In 2013 and 2014, I visited the Kapitularz convention in Łódź in central Poland. I really enjoyed the con but somehow I hadn’t have the chance to come back. In the meantime, a lot changed about the con. Among other things, it moved to a different venue and became bigger. I was planning to visit it again but as they said – so many cons, so little time…
So the Hugo ceremony during this year’s Worldcon caused a lot of commentary online. I won’t concentrate on it though. George R.R. Martin received a lot of deserved criticism both on twitter and in longer posts and you may find a lot of valid arguments there (some summary is here). Yet one of the threads was brought to my attention and made me write this post.
Some virtual conventions (like Balticon) were just regular cons that moved online because of the pandemic. Others (like Konline) were created with the purpose of being online. AmazingCon falls into the second category. It was organized by the Amazing Stories Magazine and it had strong impact on the programme.
Wow, what a weekend it was! I visited Balticon 54 and I really had a great time. Unlike previous virtual cons I had the opportunity to visit, Balticon was really big. Multiple programme items run during most of the con (excluding nights) and the lively Discord server was great for meeting people. I definitely needed a convention like this one.
Although many conventions were cancelled due to the current situation, some decided to move online – Demicon 31 is one of them. With multiple events going virtual, I received an unique opportunity to travel to conventions organizedeven in distant countries. It is likely that if not for Demicon being virtual I would not have a chance to ever visit it, and now here I am – writing a report.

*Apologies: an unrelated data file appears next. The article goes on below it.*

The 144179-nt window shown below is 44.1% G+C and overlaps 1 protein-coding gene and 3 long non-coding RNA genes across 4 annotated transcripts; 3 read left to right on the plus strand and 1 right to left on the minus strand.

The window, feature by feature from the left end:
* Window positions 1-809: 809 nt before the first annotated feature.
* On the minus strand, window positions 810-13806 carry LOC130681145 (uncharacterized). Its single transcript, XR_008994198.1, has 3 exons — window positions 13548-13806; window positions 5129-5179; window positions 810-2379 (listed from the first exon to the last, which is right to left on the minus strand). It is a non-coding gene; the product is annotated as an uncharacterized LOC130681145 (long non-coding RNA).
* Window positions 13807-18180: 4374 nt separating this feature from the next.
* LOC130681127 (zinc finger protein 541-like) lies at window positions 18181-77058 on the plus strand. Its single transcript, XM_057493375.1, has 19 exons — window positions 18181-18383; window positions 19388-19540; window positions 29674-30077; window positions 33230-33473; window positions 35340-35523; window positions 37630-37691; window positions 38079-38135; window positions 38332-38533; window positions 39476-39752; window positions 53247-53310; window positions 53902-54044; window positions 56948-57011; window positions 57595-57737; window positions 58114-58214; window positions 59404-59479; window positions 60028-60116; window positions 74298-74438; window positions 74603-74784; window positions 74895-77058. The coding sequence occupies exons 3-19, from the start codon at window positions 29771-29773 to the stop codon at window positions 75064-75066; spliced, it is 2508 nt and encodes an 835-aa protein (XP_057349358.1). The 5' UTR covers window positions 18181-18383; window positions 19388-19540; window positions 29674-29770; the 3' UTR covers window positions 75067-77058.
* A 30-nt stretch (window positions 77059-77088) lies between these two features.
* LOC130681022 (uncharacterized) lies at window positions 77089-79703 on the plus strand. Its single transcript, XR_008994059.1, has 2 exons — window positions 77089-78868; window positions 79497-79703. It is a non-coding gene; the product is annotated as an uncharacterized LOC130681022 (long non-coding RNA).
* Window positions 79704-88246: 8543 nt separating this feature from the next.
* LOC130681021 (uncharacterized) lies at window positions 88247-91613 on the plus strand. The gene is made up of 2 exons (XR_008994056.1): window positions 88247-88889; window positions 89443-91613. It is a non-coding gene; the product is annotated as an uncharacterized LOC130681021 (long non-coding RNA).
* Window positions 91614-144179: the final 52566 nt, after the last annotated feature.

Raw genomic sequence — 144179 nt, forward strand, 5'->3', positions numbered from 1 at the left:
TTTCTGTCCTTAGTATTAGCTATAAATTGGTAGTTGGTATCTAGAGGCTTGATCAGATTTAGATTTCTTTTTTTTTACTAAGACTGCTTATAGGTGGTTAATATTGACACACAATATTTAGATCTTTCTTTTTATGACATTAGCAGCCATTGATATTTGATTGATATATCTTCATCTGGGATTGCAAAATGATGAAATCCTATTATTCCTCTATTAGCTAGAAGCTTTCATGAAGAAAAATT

I recently posted on entry on my blog about online geeking, so I had to try and see how online conventing actually works. I had a great opportunity to experience it since during the last weekend of March a Polish online convention Konline was held. Since I attended it and I enjoyed myself, I have some more thoughts on the topic now.
Nordcon is a Polish relaxacon that conveniently takes place at the end of the year. In recent years, it was the last convention of the year for me. 2019 was no different – Nordcon 2019 took place over the first full December weekend and unless something surprising happens, it is, as of now, my last convention this year.
The previous Falkon had not been such a great experience so I had slightly mixed feelings about attending it this year. Yet somehow, going to Lublin for Falkon has been my tradition so I decided to give it a try. I must admit that I was also tempted by the name, Falkon 2.0, suggesting it won’t be just a 20th Falkon but also one with some new quality to it.
Oh dear, Imladris 2019 was my 200th convention (this number deserves another post that will follow relatively soon). I had such a great time and I am extremely happy about the con. It was magical in many ways it was definitely one of my best cons this year.